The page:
PS: On the subject of different characters: I know you've written novels with multiple narrators in the past; what made you decide to do that again with Mrs. Fletcher?
TP: That was an accident, really. I wanted to write a very short novel about Eve, a woman who goes into this erotic reverie when her kid leaves for college and she's alone for the first time. A porn-fueled reverie, where her fantasy takes over her reality. It's still in the book, but the second I wrote that I was like, actually, I'm really interested in her son — and they are both involved in the same story. They're both trying to create new lives, and they're both encountering new people, and they both have an identity that's in flux. And those two stories just started to speak to each other.
As a writer, when important characters enter the story and they're going to affect my main characters . . . I want to get to know them too. So every now and then I'm like, "Oh man, that Amanda girl, what's she up to?" From there I decide I'm going to spend some time on Amanda, or Amber, or Margot. It's just the way my stories seem to build themselves.
PS: Did you notice any difference when tackling the same events from both a male and female perspective?
TP: What I was so conscious of — and it's one of the reasons I used first person for Brendan and third person for Eve — was just how different their worlds were. Even though they're mother and son and they should know each other really well, in the book it feels like their worlds barely intersect. They just exist in entirely different realities. And I think that goes into gender, as well as age. So the short answer is yes.
PS: On the subject of age: it seemed like person-to-person conversations were much easier for Eve after she found the internet, whereas it made it so that Brendan couldn't really interact with people face to face without things falling apart. Do you think the same is true for people of different ages in real life?
"If you ask people my age, what they find super shocking is that when there's a group of kids at a table, they all seem more interested in their phones than the people right in front of them."
TP: If you ask people my age, what they find super shocking is that when there's a group of kids at a table, they all seem more interested in their phones than the people right in front of them. I know that I've started to do that, too, and I feel terrible about it. I'll be looking at my laptop and people in my family will be talking to me, and I'll be half here and half there. So I don't know that it's an age thing, but maybe people that are the same age as my kids take things for granted and don't feel guilty about it, whereas I at least feel guilty about it.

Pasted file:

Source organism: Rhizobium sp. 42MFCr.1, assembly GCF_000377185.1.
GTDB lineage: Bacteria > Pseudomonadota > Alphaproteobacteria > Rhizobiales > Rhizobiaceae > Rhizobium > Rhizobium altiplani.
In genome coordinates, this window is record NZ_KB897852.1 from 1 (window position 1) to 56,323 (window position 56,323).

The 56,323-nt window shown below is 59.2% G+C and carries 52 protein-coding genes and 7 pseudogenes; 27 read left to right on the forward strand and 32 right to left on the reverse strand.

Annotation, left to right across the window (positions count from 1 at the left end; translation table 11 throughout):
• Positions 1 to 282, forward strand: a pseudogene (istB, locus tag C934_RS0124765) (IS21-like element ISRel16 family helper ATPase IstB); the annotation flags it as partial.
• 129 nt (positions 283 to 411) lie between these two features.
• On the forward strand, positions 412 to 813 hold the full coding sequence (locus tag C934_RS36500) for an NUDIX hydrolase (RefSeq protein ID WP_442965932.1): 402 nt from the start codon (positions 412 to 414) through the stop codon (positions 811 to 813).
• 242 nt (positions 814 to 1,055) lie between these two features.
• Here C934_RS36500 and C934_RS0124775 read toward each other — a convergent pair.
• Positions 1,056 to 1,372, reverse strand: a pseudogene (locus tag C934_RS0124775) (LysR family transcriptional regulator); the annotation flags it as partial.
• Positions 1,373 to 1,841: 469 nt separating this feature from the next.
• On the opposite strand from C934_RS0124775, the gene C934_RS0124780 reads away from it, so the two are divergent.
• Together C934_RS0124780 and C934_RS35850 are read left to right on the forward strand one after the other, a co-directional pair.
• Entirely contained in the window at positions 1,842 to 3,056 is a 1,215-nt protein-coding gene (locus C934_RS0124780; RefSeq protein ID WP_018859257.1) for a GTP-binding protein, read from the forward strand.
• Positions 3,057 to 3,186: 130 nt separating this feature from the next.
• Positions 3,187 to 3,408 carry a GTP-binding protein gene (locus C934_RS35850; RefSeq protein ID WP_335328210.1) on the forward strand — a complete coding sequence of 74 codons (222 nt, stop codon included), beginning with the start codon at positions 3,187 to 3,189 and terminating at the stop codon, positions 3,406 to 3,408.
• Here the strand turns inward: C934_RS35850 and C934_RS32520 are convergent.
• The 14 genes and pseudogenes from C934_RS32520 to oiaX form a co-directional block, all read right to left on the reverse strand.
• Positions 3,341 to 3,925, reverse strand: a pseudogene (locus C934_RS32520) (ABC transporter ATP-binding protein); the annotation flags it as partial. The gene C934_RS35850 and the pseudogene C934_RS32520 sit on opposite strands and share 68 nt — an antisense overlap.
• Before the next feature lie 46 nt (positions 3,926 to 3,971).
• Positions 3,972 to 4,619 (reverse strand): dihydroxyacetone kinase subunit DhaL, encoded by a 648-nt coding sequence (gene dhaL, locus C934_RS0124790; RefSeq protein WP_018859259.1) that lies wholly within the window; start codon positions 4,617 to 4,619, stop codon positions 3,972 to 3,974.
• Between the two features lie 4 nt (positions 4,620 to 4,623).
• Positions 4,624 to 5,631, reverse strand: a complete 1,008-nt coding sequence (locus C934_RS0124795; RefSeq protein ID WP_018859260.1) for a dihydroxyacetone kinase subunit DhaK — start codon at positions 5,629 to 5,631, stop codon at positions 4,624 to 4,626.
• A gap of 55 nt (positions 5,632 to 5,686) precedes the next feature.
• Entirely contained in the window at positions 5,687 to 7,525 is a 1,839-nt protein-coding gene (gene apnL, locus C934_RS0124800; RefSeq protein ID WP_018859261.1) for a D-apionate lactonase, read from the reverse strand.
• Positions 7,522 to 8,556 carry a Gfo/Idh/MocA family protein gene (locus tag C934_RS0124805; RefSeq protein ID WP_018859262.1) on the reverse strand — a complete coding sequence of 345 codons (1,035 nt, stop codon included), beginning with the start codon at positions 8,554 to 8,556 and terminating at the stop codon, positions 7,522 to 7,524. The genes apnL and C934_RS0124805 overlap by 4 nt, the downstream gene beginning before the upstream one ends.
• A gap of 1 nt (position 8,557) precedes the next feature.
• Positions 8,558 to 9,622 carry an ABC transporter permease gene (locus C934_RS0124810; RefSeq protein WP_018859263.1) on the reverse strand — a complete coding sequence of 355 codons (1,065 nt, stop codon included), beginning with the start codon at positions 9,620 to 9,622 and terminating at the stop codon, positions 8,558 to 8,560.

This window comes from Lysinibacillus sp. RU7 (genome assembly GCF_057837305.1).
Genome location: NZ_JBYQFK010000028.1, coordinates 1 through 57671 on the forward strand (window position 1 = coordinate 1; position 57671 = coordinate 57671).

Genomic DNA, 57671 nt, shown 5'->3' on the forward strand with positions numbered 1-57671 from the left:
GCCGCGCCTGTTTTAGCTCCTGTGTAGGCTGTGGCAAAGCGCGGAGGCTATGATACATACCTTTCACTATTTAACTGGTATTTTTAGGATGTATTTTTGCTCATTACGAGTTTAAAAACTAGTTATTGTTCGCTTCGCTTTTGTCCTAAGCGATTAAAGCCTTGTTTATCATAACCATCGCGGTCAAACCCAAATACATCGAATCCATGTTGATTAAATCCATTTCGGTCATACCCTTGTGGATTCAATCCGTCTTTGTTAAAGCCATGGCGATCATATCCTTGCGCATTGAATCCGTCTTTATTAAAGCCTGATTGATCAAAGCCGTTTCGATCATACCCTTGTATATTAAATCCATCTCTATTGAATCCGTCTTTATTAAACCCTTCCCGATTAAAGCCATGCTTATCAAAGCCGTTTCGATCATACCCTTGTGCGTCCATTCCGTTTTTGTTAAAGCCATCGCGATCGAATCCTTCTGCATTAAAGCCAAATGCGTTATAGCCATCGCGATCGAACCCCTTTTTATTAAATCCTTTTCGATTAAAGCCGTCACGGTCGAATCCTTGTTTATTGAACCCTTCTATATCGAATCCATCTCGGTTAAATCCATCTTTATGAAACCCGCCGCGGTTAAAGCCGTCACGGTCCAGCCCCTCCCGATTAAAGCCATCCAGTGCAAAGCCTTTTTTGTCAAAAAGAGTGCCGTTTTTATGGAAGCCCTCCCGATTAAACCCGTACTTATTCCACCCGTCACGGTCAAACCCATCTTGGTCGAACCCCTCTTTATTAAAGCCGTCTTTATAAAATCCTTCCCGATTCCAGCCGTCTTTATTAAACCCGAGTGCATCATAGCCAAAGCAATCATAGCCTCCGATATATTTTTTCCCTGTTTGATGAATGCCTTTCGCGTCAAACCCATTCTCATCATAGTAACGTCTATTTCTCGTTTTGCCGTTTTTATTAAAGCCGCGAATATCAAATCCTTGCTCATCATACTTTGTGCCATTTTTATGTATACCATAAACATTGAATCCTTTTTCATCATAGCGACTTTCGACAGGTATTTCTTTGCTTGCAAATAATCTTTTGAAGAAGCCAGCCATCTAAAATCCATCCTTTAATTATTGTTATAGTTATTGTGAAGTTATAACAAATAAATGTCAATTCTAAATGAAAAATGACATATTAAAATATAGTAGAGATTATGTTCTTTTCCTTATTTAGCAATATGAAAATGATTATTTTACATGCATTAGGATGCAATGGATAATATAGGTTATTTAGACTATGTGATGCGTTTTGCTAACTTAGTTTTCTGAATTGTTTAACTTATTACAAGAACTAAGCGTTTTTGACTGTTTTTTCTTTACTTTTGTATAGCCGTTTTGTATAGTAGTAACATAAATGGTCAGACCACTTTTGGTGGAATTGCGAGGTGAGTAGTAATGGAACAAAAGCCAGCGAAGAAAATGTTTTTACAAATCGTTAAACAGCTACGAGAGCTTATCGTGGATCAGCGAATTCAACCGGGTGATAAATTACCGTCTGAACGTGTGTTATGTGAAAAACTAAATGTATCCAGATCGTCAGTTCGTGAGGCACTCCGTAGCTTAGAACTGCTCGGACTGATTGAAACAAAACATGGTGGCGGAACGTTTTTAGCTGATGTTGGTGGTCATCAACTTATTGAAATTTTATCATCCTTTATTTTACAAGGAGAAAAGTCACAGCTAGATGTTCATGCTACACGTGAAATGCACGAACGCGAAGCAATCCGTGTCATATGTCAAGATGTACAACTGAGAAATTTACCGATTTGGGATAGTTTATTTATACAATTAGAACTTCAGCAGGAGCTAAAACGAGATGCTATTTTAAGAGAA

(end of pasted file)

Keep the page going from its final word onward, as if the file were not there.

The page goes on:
PS: Do you think that the characters ultimately benefit from having this rabbit hole of information on the internet, or do you think that they're stunted because they're finding this on the internet as opposed to finding it in real life?
TP: I think that the internet has evolved the way it has because, at least superficially, it meets a lot of our needs. So the problem may be that it meets our needs so successfully that it's kind of expanded to take over the space that used to be given to other people. I also wonder if we're just in a transitional phase, and ultimately we'll figure out how to not be completely absorbed by our technology. Right now, I do feel like it's taking up huge parts of our mental energy, and it's a little scary. But in terms of getting people connected, it's kind of amazing. It's just such a huge phenomenon that I don't know if it's good or bad — I see some effects that are good, and some that are bad. It also feels transformative, like people are just becoming different, and society is becoming different.
PS: You touch on a lot of really hot-button issues in society right now, from autism to sexual assault to internet porn and shaming. Which one was the most difficult to tackle when writing the book?
TP: When you talk about shaming, and call-out walls, and sexual assault . . . there's a cluster of issues there that are just so powerful. There have been attempts to create a more just system, to have people take responsibility of their sexual behavior, and to punish sexual assault — especially because so many rapes and assaults go unreported and unpunished. And there can also sometimes be a rush to judgment, or an unfair accusation — it's just this really complicated, messy situation right now and I was trying to write about it and do justice to as much of it as I could.